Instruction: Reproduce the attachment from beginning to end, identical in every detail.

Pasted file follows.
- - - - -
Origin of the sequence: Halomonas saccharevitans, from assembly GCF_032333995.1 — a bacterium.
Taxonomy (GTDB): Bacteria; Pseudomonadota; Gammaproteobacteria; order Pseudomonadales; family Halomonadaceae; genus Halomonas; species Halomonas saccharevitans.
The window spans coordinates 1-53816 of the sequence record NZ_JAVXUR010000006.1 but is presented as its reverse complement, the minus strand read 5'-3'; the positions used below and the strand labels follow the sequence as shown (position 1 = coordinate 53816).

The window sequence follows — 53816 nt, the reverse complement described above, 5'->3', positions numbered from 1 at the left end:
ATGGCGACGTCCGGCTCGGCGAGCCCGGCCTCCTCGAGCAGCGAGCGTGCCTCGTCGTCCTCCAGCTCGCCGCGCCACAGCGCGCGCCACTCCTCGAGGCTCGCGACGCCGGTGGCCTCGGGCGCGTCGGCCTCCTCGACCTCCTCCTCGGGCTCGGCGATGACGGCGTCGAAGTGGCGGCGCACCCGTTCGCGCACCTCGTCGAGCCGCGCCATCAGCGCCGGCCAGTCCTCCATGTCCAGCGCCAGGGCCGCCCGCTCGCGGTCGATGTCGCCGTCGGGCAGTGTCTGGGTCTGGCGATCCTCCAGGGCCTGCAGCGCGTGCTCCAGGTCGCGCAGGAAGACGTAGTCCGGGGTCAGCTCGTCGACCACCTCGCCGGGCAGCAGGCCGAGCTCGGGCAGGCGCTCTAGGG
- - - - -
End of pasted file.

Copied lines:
Origin of the sequence: Halomonas saccharevitans, from assembly GCF_032333995.1 — a bacterium.
Taxonomy (GTDB): Bacteria; Pseudomonadota; Gammaproteobacteria; order Pseudomonadales; family Halomonadaceae; genus Halomonas; species Halomonas saccharevitans.
The window spans coordinates 1-53816 of the sequence record NZ_JAVXUR010000006.1 but is presented as its reverse complement, the minus strand read 5'-3'; the positions used below and the strand labels follow the sequence as shown (position 1 = coordinate 53816).

The window sequence follows — 53816 nt, the reverse complement described above, 5'->3', positions numbered from 1 at the left end:
ATGGCGACGTCCGGCTCGGCGAGCCCGGCCTCCTCGAGCAGCGAGCGTGCCTCGTCGTCCTCCAGCTCGCCGCGCCACAGCGCGCGCCACTCCTCGAGGCTCGCGACGCCGGTGGCCTCGGGCGCGTCGGCCTCCTCGACCTCCTCCTCGGGCTCGGCGATGACGGCGTCGAAGTGGCGGCGCACCCGTTCGCGCACCTCGTCGAGCCGCGCCATCAGCGCCGGCCAGTCCTCCATGTCCAGCGCCAGGGCCGCCCGCTCGCGGTCGATGTCGCCGTCGGGCAGTGTCTGGGTCTGGCGATCCTCCAGGGCCTGCAGCGCGTGCTCCAGGTCGCGCAGGAAGACGTAGTCCGGGGTCAGCTCGTCGACCACCTCGCCGGGCAGCAGGCCGAGCTCGGGCAGGCGCTCTAGGG